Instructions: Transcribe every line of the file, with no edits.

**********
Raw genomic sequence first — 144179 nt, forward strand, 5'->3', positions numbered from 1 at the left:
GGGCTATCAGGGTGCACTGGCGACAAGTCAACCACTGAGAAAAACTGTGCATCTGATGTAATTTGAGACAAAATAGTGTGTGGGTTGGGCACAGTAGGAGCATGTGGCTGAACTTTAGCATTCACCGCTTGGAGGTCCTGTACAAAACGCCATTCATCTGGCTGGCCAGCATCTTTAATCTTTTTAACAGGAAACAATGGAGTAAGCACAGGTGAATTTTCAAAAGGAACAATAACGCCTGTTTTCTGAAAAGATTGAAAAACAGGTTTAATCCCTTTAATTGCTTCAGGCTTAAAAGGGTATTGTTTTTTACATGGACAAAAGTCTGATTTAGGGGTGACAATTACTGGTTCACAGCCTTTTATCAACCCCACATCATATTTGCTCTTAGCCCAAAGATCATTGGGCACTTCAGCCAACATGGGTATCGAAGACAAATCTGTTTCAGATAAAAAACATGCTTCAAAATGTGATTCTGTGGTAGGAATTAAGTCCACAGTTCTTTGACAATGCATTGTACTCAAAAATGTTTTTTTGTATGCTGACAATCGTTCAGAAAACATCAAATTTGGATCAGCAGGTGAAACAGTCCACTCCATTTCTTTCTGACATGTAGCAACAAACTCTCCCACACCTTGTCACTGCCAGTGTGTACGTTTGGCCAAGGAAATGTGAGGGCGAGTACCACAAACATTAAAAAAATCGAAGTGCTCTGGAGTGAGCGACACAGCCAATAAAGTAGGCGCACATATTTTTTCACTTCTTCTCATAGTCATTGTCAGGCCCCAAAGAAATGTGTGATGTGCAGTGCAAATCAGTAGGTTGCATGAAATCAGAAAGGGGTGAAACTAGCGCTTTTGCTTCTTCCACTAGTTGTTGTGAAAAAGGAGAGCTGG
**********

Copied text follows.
Raw genomic sequence first — 144179 nt, forward strand, 5'->3', positions numbered from 1 at the left:
GGGCTATCAGGGTGCACTGGCGACAAGTCAACCACTGAGAAAAACTGTGCATCTGATGTAATTTGAGACAAAATAGTGTGTGGGTTGGGCACAGTAGGAGCATGTGGCTGAACTTTAGCATTCACCGCTTGGAGGTCCTGTACAAAACGCCATTCATCTGGCTGGCCAGCATCTTTAATCTTTTTAACAGGAAACAATGGAGTAAGCACAGGTGAATTTTCAAAAGGAACAATAACGCCTGTTTTCTGAAAAGATTGAAAAACAGGTTTAATCCCTTTAATTGCTTCAGGCTTAAAAGGGTATTGTTTTTTACATGGACAAAAGTCTGATTTAGGGGTGACAATTACTGGTTCACAGCCTTTTATCAACCCCACATCATATTTGCTCTTAGCCCAAAGATCATTGGGCACTTCAGCCAACATGGGTATCGAAGACAAATCTGTTTCAGATAAAAAACATGCTTCAAAATGTGATTCTGTGGTAGGAATTAAGTCCACAGTTCTTTGACAATGCATTGTACTCAAAAATGTTTTTTTGTATGCTGACAATCGTTCAGAAAACATCAAATTTGGATCAGCAGGTGAAACAGTCCACTCCATTTCTTTCTGACATGTAGCAACAAACTCTCCCACACCTTGTCACTGCCAGTGTGTACGTTTGGCCAAGGAAATGTGAGGGCGAGTACCACAAACATTAAAAAAATCGAAGTGCTCTGGAGTGAGCGACACAGCCAATAAAGTAGGCGCACATATTTTTTCACTTCTTCTCATAGTCATTGTCAGGCCCCAAAGAAATGTGTGATGTGCAGTGCAAATCAGTAGGTTGCATGAAATCAGAAAGGGGTGAAACTAGCGCTTTTGCTTCTTCCACTAGTTGTTGTGAAAAAGGAGAGCTGG